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Hexaflexagons, Probability Paradoxes, and the Tower of Hanoi: Martin Gardner's First Book of Mathematical Puzzles and Games

Hexaflexagons, Probability Paradoxes, and the Tower of Hanoi

By Martin Gardner

Catalog Code: MGL-01
Print ISBN: 978-0-52173-525-4
208 pp., Paperbound, 2008
List Price: $16.99
Series: Spectrum

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Paradoxes and paper-folding, Moebius variations and mnemonics, fallacies, magic squares, topological curiosities, parlor tricks, and games ancient and modern, from Polyominoes, Nim, Hex, and the Tower of Hanoi to four-dimensional ticktacktoe. These mathematical recreations, clearly and cleverly presented and updated by Martin Gardner, delight and perplex while demonstrating principles of logic, probability, geometry, and other fields of mathematics.

Table of Contents

Introduction to the First Edition
Introduction to the Second Edition
1. Hexaflexagons
2. Magic with a Matrix
3. Nine Problems
4. Ticktacktoe
5. Probability Paradoxes
6. The Icosian Game and the Tower of Hanoi
7. Curious Topological Models
8. The Game of Hex
9. Sam Loyd: America’s Greatest Puzzlist
10. Mathematical Card Tricks
11. Memorizing Numbers
12. Nine More Problems
13. Polyominoes
14. Fallacies
15. Nim and Tac Tix
16. Left or Right?

Excerpt: Ch. 10 Mathematical Card Tricks (p. 109)

Somerset Maugham's short story "Mr. Know-All" contains the following dialogue:

"Do you like card tricks?"
"No, I hate card tricks."
"Well, I'll just show you this one."

After the third trick, the victim finds an excuse to leave the room. His reaction is understandable. Most card magic is a crashing bore unless it is performed by skillfull professionals. There are, however, some "self-working" card tricks that are interesting from the mathematical standpoint.

Consider the following trick. The magician, who is seated at a table directly opposite a spectator, first reverses 20 cards anywhere in the deck. That is, he turns them face up in the pack. The spectator thoroughly shuffles the deck so that these reversed cards are randomly distributed. He then holds the deck underneath the table, where it is out of sight of everyone, and counts off 20 cards from the top. This packet of 20 cards is handed under the table to the magician.

The magician takes the packet but continues to hold it beneath the table so that he cannot see the cards. "Neither you nor I," he says, "knows how many cards are reversed in this group of 20 that you handed me. However, it is likely that the number of such cards is less than the number of reversed cards amoung the 32 that you are holding. Without looking at my cards, I am going to turn a few more face-down cards face up and attempt to bring the number of reversed cards in my packet to exaclty the same number as the number of reversed cards in yours."

The magician fumbles with his cards for a moment, pretending that he can distinguish the fronts and backs of the cards by feeling them. Then he brings the packet into view and spreads it on the table. The face-up cards are counted. Their number proves to be identical with the number of face-up cards among the 32 held by the spectator!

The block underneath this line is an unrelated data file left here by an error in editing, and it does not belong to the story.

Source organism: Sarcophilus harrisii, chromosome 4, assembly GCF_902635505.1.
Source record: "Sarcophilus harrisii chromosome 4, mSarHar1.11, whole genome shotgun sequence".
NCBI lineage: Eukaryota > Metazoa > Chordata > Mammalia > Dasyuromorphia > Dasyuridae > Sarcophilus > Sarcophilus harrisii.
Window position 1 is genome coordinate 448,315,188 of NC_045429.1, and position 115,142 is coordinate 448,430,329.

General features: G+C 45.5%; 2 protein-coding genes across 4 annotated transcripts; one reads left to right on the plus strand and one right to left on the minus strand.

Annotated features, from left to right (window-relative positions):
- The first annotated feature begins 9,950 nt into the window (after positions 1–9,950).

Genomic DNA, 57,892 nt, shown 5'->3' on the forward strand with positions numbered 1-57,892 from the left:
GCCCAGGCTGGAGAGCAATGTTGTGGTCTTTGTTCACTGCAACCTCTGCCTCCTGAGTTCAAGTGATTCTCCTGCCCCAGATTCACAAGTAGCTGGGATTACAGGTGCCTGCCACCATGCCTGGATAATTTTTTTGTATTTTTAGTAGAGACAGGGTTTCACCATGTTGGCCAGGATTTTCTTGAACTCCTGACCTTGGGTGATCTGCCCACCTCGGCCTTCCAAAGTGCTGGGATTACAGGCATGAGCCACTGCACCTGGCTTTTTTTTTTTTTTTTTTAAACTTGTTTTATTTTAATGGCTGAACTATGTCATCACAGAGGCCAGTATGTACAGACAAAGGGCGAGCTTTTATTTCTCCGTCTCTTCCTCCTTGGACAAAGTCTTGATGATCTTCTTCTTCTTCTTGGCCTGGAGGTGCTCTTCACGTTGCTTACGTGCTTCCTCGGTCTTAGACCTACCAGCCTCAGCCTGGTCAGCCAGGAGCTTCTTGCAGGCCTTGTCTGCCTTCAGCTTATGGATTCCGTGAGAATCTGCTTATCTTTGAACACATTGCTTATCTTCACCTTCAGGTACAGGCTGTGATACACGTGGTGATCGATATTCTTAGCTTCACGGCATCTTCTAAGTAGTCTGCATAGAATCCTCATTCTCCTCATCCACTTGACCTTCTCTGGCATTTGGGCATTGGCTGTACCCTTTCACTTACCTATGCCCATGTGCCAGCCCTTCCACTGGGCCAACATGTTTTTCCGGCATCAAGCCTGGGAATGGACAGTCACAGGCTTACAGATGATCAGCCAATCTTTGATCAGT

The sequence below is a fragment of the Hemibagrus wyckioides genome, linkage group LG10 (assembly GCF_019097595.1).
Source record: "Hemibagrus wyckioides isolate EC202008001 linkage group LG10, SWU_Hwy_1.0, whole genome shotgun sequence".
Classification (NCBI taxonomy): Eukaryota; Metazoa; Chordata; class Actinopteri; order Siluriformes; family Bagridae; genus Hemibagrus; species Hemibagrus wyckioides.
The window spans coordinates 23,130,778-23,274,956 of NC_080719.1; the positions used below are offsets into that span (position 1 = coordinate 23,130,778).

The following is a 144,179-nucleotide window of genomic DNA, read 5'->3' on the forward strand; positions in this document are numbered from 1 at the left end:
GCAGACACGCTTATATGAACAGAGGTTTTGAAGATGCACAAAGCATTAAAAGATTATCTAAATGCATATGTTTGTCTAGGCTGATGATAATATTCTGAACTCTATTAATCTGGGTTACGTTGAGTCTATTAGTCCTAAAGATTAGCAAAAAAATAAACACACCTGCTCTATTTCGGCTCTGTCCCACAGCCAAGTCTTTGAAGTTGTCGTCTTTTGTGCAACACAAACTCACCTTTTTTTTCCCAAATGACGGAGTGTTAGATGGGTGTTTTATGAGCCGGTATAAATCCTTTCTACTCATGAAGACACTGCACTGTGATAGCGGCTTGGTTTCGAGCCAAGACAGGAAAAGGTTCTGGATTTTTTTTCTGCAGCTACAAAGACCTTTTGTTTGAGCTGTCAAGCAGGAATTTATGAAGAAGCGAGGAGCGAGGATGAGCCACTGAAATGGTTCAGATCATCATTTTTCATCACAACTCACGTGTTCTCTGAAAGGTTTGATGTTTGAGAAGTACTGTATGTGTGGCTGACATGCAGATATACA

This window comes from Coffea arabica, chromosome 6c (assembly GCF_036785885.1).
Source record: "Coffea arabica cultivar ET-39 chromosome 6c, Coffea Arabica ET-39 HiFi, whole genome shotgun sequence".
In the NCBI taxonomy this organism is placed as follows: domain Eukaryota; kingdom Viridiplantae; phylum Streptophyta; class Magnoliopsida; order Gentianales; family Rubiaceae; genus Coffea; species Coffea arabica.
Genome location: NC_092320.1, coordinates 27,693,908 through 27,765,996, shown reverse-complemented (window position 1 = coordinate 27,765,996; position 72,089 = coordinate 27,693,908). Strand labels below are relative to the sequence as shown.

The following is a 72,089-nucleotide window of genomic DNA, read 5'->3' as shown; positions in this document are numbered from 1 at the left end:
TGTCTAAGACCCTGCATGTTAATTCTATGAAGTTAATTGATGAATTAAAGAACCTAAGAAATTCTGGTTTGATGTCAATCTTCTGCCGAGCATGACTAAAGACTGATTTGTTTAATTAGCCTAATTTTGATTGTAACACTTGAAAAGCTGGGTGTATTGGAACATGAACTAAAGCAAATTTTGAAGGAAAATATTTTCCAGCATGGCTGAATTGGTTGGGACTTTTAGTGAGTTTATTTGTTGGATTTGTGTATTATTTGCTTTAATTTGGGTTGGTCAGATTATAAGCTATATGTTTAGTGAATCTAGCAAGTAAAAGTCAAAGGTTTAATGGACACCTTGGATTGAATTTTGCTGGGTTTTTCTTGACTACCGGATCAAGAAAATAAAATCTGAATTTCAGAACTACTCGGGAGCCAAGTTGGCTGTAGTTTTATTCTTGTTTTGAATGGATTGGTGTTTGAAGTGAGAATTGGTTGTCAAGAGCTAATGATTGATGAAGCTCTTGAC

This remarkable trick can best be explained by reference to one of the oldest mathematical brain-teasers. Imagine that you have before you two beakers, one containing a liter of water; the other a liter of wine. One cubic centimeter of water is transferred to the beaker of wine and the wine and water mixed thoroughly. Then a cubic centimeter of the mixture is transferred to the water. Is there now more water in the wine than in the water? Or vice versa? (We ignore the fact that in practice, a mixture of water and alcohol is a trifle less than the sum of the volumes of the two liquids before they are mixed.)

The answer is that there is just as much wine in the water as water in the wine. The amusing thing about this problem is the extraordinary amount of irrelevant information involved. It is not necessary to know how much liquid there is in each beaker, how much is transferred, or how many transfers are made. It does not matter whether the mixtures are thoroughly mixed or not. It is not even essential that the two vessels hold equal amounts of liquid at the start! The only significant condition is that at the end each beaker must hold exactly as much liquid as it did at the beginning. When this obtains, then obviously if x amount of wine is missing from the wine beaker, the space previoulsy occupied by the wine must now be filled with x amount of water.

About the Author

For 25 of his 94 years, Martin Gardner wrote “Mathematical Games and Recreations,” a monthly column for Scientific American magazine. These columns have inspired hundreds of thousands of readers to delve more deeply into the large world of mathematics. He has also made significant contributions to magic, philosophy, children’s literature, and the debunking of pseudoscience. He has produced more than 60 books, including many best sellers, most of which are still in print. His Annotated Alice has sold more than one million copies.


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